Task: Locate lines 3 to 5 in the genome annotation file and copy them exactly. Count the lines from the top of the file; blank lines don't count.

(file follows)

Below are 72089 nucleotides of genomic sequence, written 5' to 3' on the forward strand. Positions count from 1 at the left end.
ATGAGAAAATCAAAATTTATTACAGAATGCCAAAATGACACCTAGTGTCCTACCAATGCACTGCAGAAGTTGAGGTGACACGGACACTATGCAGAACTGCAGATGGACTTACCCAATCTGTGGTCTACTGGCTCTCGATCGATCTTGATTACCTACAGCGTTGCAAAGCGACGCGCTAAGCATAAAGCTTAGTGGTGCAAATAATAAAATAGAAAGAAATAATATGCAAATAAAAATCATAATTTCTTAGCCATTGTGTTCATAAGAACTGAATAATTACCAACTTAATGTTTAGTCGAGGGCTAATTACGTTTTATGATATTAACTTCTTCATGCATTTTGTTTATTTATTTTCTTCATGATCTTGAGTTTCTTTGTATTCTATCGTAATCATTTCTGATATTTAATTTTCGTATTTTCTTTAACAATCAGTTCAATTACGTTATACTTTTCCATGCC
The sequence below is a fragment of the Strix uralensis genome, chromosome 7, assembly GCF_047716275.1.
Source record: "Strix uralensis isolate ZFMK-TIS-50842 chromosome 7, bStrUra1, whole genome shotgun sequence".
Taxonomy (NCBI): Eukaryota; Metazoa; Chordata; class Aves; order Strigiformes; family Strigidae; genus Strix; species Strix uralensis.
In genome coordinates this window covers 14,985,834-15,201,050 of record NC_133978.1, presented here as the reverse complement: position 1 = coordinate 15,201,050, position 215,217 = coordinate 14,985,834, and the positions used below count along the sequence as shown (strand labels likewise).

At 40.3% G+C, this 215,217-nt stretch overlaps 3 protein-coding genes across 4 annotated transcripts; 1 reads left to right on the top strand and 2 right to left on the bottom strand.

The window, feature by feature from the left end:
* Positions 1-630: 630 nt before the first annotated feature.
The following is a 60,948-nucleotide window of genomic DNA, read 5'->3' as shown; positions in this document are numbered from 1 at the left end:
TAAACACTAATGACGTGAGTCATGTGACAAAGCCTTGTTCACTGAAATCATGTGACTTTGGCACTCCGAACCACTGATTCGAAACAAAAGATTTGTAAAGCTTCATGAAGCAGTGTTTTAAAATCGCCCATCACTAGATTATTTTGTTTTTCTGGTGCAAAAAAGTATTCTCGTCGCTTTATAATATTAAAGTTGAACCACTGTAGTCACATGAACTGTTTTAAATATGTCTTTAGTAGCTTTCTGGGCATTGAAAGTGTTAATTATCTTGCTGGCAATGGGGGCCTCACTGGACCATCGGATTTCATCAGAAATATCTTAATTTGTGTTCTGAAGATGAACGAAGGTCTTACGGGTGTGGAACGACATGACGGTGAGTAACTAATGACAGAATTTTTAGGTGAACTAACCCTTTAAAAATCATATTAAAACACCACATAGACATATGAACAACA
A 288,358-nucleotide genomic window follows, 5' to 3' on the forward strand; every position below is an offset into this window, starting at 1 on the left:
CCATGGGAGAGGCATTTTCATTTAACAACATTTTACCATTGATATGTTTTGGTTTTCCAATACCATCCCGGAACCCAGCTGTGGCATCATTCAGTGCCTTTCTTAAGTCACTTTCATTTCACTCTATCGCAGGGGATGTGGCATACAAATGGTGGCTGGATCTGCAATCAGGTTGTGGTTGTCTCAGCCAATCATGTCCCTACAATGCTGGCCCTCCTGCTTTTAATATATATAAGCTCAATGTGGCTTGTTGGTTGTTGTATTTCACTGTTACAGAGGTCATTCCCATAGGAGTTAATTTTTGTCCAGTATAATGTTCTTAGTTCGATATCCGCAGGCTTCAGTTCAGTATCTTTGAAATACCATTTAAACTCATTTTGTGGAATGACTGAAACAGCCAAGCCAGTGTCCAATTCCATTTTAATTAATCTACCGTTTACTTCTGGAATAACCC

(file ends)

The sequence below is a fragment of the Strix uralensis genome, chromosome 7, assembly GCF_047716275.1.
Source record: "Strix uralensis isolate ZFMK-TIS-50842 chromosome 7, bStrUra1, whole genome shotgun sequence".
Taxonomy (NCBI): Eukaryota; Metazoa; Chordata; class Aves; order Strigiformes; family Strigidae; genus Strix; species Strix uralensis.